Boosters pitch impeachment issue one last time
By DANIEL BARLOW Vermont Press Bureau | April 10,2007
These comic panels appeared in Monday’s “Doonesbury,” in which a character traveled to Vermont to learn about the impeachment movement.
MONTPELIER — Members of Vermont's grassroots impeachment movement will meet with Vermont's top two Democrats on Wednesday in a final effort to push along legislation calling for President Bush's removal from office.
Supporters hope to convince House Speaker Gaye Symington, D-Jericho, and Senate President Pro Tem Peter Shumlin, D-Windham, to put their political support behind a resolution asking the U.S. Congress to begin impeachment hearings against Bush.
A House bill has languished in committee since early in the year and supporters now are hoping a state senator will introduce a resolution in the final few weeks of the session.
"Shumlin has been on record saying he supports Bush's impeachment, but so far he has been unwilling to get the Senate to act," said James Leas, a Burlington attorney who helped write a town meeting impeachment resolution that passed in nearly 40 Vermont towns last month. "We're hoping we can convince him to move forward on this."
Impeachment supporters are emboldened by the town meeting victory and a nearly unanimous vote late in March by the Democratic State Committee urging the Legislature to pass the nonbinding resolution calling for an early end to Bush's second term.
The grassroots movement reached another high Monday as a character in Garry Trudeau's popular newspaper comic strip, "Doonesbury," traveled to Vermont to cover the pro-impeachment town meeting votes.
But Symington has said the House is too busy to tackle national issues. Shumlin said he supports the effort, but there is no longer enough time in the session to push through a resolution in that body.
Symington said Monday her position has not changed. Wednesday's meeting with Shumlin and the impeachment supporters was scheduled to "clear up any misunderstandings" regarding the two Democrats' positions on the issue.
She noted that the House did spend half a day early in the session debating and then passing a resolution calling for an end to the Iraq War and the return of U.S. troops. But she said local impeachment efforts should be focused on Congress, not politicians in Montpelier.
"The delegation in Washington does not need Vermont's permission to bring impeachment hearings against George Bush and Mr. Cheney," Symington said.
If Symington is reluctant to push along the House resolution, which has a Burlington Progressive and a Brattleboro independent as co-signers, supporters are hoping Shumlin will push one through the Senate.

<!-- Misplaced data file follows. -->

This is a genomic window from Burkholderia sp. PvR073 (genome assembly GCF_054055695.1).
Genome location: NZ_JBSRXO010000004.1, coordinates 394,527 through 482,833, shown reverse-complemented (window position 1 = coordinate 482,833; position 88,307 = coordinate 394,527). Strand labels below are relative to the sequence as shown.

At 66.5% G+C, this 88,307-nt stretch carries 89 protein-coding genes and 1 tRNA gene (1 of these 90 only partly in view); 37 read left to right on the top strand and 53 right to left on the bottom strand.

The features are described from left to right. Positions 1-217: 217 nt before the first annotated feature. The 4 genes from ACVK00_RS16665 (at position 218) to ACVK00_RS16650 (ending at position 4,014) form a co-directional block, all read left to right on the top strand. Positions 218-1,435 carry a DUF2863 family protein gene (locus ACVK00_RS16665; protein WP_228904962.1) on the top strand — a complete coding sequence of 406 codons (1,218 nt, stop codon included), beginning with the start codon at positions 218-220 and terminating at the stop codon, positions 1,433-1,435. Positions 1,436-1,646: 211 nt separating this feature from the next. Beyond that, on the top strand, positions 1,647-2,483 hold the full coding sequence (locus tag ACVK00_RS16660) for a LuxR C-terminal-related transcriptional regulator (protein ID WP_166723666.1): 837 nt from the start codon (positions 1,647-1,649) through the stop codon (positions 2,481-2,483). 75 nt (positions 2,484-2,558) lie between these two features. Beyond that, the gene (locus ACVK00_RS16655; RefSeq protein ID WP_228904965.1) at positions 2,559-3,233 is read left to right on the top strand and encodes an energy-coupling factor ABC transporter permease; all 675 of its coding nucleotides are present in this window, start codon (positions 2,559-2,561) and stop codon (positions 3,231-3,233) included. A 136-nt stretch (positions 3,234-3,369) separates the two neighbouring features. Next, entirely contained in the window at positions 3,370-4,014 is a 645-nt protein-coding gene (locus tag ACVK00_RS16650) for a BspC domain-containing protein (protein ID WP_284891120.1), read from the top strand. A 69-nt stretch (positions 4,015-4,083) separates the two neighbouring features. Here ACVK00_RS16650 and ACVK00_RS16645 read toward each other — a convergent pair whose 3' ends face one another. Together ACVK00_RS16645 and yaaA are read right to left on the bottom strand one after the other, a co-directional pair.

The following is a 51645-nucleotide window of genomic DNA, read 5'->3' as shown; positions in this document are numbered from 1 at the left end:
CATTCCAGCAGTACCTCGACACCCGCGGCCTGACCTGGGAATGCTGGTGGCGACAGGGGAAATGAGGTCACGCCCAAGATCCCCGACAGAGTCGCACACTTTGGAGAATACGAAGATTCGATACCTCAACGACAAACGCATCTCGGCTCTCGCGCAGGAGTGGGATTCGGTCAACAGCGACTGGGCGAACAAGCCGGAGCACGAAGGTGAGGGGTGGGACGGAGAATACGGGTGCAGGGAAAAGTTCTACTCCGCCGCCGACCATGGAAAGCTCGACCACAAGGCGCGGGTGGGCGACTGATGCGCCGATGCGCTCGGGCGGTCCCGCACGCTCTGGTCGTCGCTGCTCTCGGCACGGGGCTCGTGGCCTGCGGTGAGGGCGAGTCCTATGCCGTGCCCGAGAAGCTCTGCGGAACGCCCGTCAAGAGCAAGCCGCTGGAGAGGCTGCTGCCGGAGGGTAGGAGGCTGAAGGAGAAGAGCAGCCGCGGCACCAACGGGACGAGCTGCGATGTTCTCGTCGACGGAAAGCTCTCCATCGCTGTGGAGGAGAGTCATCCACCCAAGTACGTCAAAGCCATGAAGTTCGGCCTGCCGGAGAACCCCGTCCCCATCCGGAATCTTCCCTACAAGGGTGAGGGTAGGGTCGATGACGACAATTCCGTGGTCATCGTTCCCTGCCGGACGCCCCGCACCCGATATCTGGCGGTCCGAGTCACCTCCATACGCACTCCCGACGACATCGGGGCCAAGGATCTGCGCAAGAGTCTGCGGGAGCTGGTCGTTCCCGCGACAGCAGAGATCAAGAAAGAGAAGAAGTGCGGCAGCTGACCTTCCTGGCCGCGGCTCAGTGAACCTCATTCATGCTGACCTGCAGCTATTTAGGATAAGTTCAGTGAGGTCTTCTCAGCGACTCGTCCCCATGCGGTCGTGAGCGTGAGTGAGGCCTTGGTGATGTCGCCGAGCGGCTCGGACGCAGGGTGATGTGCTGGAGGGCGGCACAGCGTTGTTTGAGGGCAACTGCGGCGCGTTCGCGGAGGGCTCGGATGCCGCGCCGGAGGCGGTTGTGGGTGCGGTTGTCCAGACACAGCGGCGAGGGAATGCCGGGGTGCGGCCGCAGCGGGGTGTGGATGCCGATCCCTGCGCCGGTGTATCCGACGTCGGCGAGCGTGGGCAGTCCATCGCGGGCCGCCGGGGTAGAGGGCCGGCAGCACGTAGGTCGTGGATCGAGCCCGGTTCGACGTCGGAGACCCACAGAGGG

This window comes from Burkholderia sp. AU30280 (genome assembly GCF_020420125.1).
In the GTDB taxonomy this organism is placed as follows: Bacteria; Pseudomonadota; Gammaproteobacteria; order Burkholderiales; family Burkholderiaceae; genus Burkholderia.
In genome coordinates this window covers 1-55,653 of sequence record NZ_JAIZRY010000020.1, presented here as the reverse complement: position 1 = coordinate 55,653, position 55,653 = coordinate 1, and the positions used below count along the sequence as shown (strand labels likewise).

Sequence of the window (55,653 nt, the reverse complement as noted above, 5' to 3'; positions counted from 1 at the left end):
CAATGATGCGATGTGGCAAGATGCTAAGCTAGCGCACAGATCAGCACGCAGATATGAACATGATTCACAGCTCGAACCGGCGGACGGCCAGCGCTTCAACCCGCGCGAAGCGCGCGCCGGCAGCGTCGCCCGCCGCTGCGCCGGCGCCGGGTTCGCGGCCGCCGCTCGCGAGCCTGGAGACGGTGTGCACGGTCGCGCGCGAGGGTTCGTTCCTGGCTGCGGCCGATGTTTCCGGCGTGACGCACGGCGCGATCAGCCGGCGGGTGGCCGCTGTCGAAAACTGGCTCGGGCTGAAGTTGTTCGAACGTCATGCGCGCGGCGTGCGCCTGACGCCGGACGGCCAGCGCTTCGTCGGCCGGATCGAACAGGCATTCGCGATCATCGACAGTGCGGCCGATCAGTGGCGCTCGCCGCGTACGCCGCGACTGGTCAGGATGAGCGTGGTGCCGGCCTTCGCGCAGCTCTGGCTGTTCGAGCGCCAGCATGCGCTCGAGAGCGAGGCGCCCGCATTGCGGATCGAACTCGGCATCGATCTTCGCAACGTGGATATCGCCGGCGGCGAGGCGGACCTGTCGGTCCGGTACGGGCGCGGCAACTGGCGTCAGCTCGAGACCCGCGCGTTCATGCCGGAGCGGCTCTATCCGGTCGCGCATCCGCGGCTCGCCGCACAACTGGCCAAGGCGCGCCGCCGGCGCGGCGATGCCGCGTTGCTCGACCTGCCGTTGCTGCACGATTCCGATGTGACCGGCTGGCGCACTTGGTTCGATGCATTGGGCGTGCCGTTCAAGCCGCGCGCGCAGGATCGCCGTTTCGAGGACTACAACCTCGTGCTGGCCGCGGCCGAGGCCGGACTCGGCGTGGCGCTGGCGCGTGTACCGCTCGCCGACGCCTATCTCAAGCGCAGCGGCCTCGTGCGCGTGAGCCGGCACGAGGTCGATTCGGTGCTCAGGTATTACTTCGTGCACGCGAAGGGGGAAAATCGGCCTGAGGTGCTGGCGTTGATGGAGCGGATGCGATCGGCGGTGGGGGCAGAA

Dan DeWalt, the Newfane selectman who inspired the impeachment movement when he proposed the question at his town meeting last year, said Sen. Jeanette White, D-Windham, has language prepared for a Senate resolution.
"We're hoping to get Symington to tell Shumlin that she wouldn't mind if the Senate moved on a resolution," said DeWalt, referring to statements from the Windham County senator that he did not want to damage his working relationship with the Jericho state representative by pushing her on the issue.
But Shumlin said Monday there is no time remaining in the session to move along a Senate resolution.
"I'm going to shut down the morning committees by Friday and then we have three weeks to finish up the rest of the work," Shumlin said. "It's time for them to come to the reality that we are not going to have time for this."
That message is not what Liza Earle, a Randolph resident who got the impeachment question passed at her town meeting this year, wants to hear at Wednesday's State House meeting.
Supporters focused their attention on the Vermont House because an inaccurate reading of Jefferson's Manual, a guide to U.S. house procedures written by Thomas Jefferson, created the impression that state legislature resolutions urging the U.S. Congress to act on an issue must begin at the house level, Earle said.
"Shumlin was an avid supporter of impeachment until he found out that it can be taken up in the Senate," she said.
Shumlin responded that if impeachment supporters approached him early in the session, the Senate may have tackled the issue. But now it is too late.
"I just found out 10 days ago that we could do this," he said. "But we only have three weeks to push forward on a very ambitious slate of bills."
Meanwhile, the issue has landed in about 1,400 newspapers across the country via the Doonesbury comic strip, which has tackled everything from the Watergate scandal to the Iraq War during its 35-year run.
In the current storyline, reporter Roland Hedley, known for his sensationalism and large ego, travels to the "picturesque setting" of Vermont to talk to the "civic-minded townships" that voted to impeach Bush.
"Who are these rebels?" Hedley muses in Monday's comic. "What drives them to give comfort to America's enemies by tearing down her commander-in-chief?"
Trudeau declined an interview Monday concerning the strip's foray into Vermont politics, but David Stanford, duty officer at the online Doonesbury Town Hall, said the plot line would be six days long and run through Saturday.
"I'm not privy to everything that Garry is doing, but I do know that this storyline lasts the whole week," said Stanford, who added that he did not know how Trudeau heard about Vermont's impeachment movement.
Contact Daniel Barlow at Daniel.Barlow@rutlandherald.com.